The machine revolution, which so many books have spoken about and so many blockbusters depicted, happened quietly and gradually. We just looked around one day and realized that we live in the Internet of Things (IoT) universe.
People who have already witnessed some applications of IoT technologies in their everyday lives think about fitness bracelets, climate control systems in smart homes, or automated regulation of street lighting in smart cities.
Meanwhile, IoT has long become a daily reality in healthcare. Robots with constantly developing artificial intelligence make decisions on ordering goods to warehouses and are engaged in transcontinental logistics. IoT technology is continuously changing, acquiring new devices.
Requirements for the usability of individual objects and entire systems in this ever-changing universe are becoming a guarantee of commercial success. In addition, it is literally one of the conditions for our normal existence in the world where machines can often make decisions on an equal basis with people, and in some fields, based on artificial intelligence, they make even more accurate decisions.
The QA industry has been around for a long time. High-skilled experts, testing tools, and methods constantly improve. Nevertheless, the practice of successful QA companies, including TestFort IoT testing shows that Internet of Things testing most often requires fundamentally different knowledge, methods, and approaches than the usual QA processes used in software testing.
What is the specificity of Internet of Things testing?
Any IoT ecosystem functions in constant relationship with various devices, each of which may have its own communication protocols, architecture, and ideology. Thus, the following priorities come to the fore in testing applications for IoT:
- communication stability
Of course, the specifics of QA processes for IoT are far from exhausted by this.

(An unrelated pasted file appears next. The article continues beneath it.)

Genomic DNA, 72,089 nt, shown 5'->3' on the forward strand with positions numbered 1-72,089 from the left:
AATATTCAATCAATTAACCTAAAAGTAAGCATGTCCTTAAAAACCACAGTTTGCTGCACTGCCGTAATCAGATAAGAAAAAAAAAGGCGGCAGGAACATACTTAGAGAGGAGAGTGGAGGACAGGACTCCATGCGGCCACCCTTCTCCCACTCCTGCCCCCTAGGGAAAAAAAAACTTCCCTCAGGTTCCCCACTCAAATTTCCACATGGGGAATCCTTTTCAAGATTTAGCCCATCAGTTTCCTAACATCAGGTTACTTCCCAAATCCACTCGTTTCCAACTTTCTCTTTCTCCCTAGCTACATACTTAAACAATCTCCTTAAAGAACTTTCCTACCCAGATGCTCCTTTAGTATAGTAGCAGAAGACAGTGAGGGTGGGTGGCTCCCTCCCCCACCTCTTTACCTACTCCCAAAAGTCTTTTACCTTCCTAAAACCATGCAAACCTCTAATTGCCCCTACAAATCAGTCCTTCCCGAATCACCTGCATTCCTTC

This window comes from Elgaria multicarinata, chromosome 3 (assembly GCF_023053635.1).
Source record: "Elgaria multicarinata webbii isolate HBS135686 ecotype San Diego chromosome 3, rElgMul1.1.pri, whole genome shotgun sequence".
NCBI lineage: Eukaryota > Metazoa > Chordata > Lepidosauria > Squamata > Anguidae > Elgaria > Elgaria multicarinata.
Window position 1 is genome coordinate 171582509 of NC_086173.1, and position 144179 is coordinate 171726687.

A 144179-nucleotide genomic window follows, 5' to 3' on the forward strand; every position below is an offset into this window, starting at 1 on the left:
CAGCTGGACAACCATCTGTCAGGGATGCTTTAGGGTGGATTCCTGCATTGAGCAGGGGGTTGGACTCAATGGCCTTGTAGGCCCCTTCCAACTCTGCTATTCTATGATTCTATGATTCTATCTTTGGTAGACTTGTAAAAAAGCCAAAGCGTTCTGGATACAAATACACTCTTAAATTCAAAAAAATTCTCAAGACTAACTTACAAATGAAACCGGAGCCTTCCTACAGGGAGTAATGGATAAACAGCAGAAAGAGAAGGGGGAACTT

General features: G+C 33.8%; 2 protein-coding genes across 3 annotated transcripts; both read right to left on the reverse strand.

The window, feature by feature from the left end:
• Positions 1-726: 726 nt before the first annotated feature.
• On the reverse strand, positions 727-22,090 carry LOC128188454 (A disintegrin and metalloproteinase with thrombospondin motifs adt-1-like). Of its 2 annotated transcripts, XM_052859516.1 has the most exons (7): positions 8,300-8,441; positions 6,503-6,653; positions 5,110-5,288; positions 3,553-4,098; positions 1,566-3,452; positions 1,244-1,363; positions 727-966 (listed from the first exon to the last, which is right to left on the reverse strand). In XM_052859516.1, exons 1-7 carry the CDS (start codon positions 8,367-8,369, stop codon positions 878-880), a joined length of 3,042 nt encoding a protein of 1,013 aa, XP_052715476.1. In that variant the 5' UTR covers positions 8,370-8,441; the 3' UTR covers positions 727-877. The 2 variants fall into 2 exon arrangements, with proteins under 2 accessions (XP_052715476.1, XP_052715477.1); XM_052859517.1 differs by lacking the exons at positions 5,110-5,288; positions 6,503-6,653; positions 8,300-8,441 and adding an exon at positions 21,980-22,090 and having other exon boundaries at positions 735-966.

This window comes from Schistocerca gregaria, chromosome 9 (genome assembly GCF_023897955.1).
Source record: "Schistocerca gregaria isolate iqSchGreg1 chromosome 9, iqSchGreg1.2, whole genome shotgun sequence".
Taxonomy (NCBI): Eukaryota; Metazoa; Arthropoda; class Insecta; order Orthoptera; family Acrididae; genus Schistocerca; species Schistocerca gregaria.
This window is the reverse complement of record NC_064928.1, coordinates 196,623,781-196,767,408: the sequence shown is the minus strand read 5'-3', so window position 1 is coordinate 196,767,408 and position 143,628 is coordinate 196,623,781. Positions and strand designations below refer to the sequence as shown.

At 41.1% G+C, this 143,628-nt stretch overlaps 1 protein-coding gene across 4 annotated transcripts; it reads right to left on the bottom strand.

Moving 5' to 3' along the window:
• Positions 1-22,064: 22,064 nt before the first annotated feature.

Just take a look at a couple of numbers to get an idea of how deep and comprehensive knowledge and complex equipment techniques in dynamic testing of individual devices and complex IoT solutions require. The Internet of Things ecosystem consists of 7,027 Android-based device models and 56 iOS-based ones.
Add to this that only to communicate with each other they use such technologies (to name only the most common ones):
- RFID [Radio Frequency Code] tags and EPC [Electronic Product Code]:
- Z wave.
In addition to the well-known smart home control systems and multimedia entertainment content providers, let’s take a quick look at the not-so-obvious examples of Internet of Things devices.
- Cars. While they occupy a modest niche — 0.05% of all connected devices — the active development of Tesla, Ford, and Subaru IoT solutions is increasing daily.
- Management systems in agriculture. The variety of IoT applications in this area is simply fantastic: shepherd drones, John Deer smart tractors, weather, and soil monitoring systems.
- Swallowed sensors. Miniature pill-sized devices collect dynamic information about a patient’s health status and recommend drug regimens and other treatments.
- Smart contact lenses. Half-organic sensors from the Swiss developer Sensimed analyze microscopic changes in the condition of the eyes, signal the need for medical intervention, and even carry out some treatment.
The list of unique applications for IoT systems is literally endless. However, even from the above facts, it is clear how strikingly Internet of Things testing differs from the usual QA methods.
New technologies – new challenges
Actually, smart sensors combined into a common system have been known since the 80s. Suffice it to recall automatic production control systems or automated decision-making systems. However, at that time, each such complex existed in a relatively autonomous mode, which made it much more difficult for outsiders to penetrate into such systems.
Today, when the World Wide Web with its 5G speeds has essentially become an open system for numerous Internet of Things ecosystems, data protection, and general security issues are coming to the fore among the challenges faced by IoT testers.
Since the exchange of various data does not stop in the IoT ecosystem for a second, security considerations require encryption during transmission. Thus, another critical aspect of IoT testing is multiple verifications of the integrity of the transmitted information.
The importance of seamless communication in some areas where IoT devices are used cannot be overestimated. First of all, it concerns medicine. Therefore, another area of scrutiny for testers is the continuity of data transmission. Among other things, this implies autonomous operation in case of a temporary loss of communication, automatic correction of connection errors, or prompt notification of the user about the need for intervention.
A couple of words in conclusion
These and many other approaches that determine the general strategy and specific areas for testing IoT devices are often experimental and are born, one might say, on the table of testers.
Standards for QA procedures in the field of IoT are still being formed. But the general vector of development of this industry is clearly visible today.